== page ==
Week in Review | John Galliano Speaks, Why Creative Directors Matter, Gatekeepers of Japanese Fashion, London Collections: Men

BoF editor-in-chief Imran Amed recaps the week in the business of fashion.

John Galliano on Charlie Rose | Source: Charlie Rose

LONDON, United Kingdom — It’s been one of those weeks when designers dominate the fashion news. Following an interview with Ingrid Sischy that appeared in Vanity Fair earlier this month, John Galliano, the disgraced former designer of Dior, whose reign at the hallowed house came to an abrupt end just over two years ago after an anti-Semitic rant in a Parisian bar, sat down with American journalist and talk show host Charlie Rose to discuss his traumatic childhood, the intense pressures of fashion’s relentless cycle and the demands of producing 32 collections a year, his addiction to alcohol and road to recovery.

It was interesting to note the role that the fashion establishment has played in setting up Galliano’s return from exile. He singled out both Jonathan Newhouse, chairman of Conde Nast International, and American Vogue editor-in-chief Anna Wintour as the two individuals that have guided him in his journey of self-reflection, and by extension, given their endorsement for his return to fashion. Galliano also discussed his recent work with Oscar de la Renta, who also helped paved the way for his return by inviting him into his studio as a designer in residence in the lead up to the brand’s Autumn/Winter 2013/2014 show.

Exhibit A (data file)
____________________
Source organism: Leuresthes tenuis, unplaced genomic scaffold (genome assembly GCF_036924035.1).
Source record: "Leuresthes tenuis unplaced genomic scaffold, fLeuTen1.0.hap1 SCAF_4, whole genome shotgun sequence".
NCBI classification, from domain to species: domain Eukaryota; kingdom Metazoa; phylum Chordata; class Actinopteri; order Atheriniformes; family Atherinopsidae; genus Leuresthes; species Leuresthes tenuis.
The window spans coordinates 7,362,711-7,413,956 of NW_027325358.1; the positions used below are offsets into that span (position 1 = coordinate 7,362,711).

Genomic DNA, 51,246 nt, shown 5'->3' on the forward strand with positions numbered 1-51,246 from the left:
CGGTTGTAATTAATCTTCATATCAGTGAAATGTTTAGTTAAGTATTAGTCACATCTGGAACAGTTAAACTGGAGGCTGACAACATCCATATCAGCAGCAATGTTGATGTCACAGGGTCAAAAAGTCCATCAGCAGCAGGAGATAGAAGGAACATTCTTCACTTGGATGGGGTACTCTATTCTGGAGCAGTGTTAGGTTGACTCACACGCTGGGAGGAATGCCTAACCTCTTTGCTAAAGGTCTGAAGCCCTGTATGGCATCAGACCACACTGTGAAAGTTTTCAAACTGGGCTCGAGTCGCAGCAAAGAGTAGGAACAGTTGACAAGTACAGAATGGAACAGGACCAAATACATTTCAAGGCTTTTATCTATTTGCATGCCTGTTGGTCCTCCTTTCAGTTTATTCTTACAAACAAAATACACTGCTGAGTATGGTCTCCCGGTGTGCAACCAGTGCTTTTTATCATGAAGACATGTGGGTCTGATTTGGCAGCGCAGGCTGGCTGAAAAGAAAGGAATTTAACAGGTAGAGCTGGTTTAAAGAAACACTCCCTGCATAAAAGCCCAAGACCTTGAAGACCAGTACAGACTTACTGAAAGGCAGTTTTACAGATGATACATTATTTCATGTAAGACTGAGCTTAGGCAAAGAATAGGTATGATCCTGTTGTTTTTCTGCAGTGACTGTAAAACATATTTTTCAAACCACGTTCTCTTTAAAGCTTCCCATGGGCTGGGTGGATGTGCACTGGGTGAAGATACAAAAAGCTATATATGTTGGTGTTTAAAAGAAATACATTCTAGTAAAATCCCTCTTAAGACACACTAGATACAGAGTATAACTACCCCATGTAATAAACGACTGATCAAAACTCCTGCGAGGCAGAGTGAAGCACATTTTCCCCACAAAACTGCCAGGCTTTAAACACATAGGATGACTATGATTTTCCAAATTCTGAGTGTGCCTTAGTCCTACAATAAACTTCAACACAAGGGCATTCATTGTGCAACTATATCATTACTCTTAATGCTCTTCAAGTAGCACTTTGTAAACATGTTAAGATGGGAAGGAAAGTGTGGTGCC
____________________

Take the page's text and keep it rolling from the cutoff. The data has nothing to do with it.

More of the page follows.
But, in the end, it’s not the fashion establishment who will have the last say on whether Mr Galliano’s tentative comeback will be accepted. That will come down to the end consumer, most of whom were witness to the video of Mr Galliano’s drunken, drug-fueled rant which exploded online and which has been played over and over again in the aftermath of Mr Galliano’s final meltdown. Indeed, no matter how many of the biggest names in the fashion establishment welcome him back, no global fashion business will risk having themselves associated with someone who may still cast a pallor on their sparkling brand identities.

Not surprisingly, when the video interview broke on Thursday, there was an explosion of discussion on blogs, Facebook and other social media discussing Mr Galliano’s mea culpa. On our Facebook page, scores of readers commented on the interview — and the response was overwhelmingly positive. Aziza Ben Hamadi wrote: “The man is a genius, and as a genius he has his flaws. I think he’s BRILLIANT! And the fashion world needs him!” Melanie Saint-Jean, apparently speaking for many people based on the number of likes her own comment received, argued: “He has cleaned himself up, he looks amazing and he deserves another chance just like everyone else.” It seems the wider public may also be ready to welcome Galliano back, but it has not been an easy ride.

There are lessons here for all designers — and brands. And indeed, while Mr Galliano continues on his personal journey, some designers, including Jason Wu and Katie Hillier, are adding new responsibilities and roles to their already bursting repertoires, while others, including Reed Krakoff and, reportedly, Marc Jacobs, are planning their exits after years of non-stop pressure from an ever-faster fashion cycle. What’s clear is while brands need creative directors more than ever, we need to ensure that we, as an industry, find a balance so we can benefit from their wells of creativity without sucking them completely dry. As for Mr Galliano, I think he would be the perfect fit for Schiaparelli, the surrealist fashion brand currently being re-launched by Tod’s boss Diego Della Valle. Let’s see if, and where, the designer re-emerges.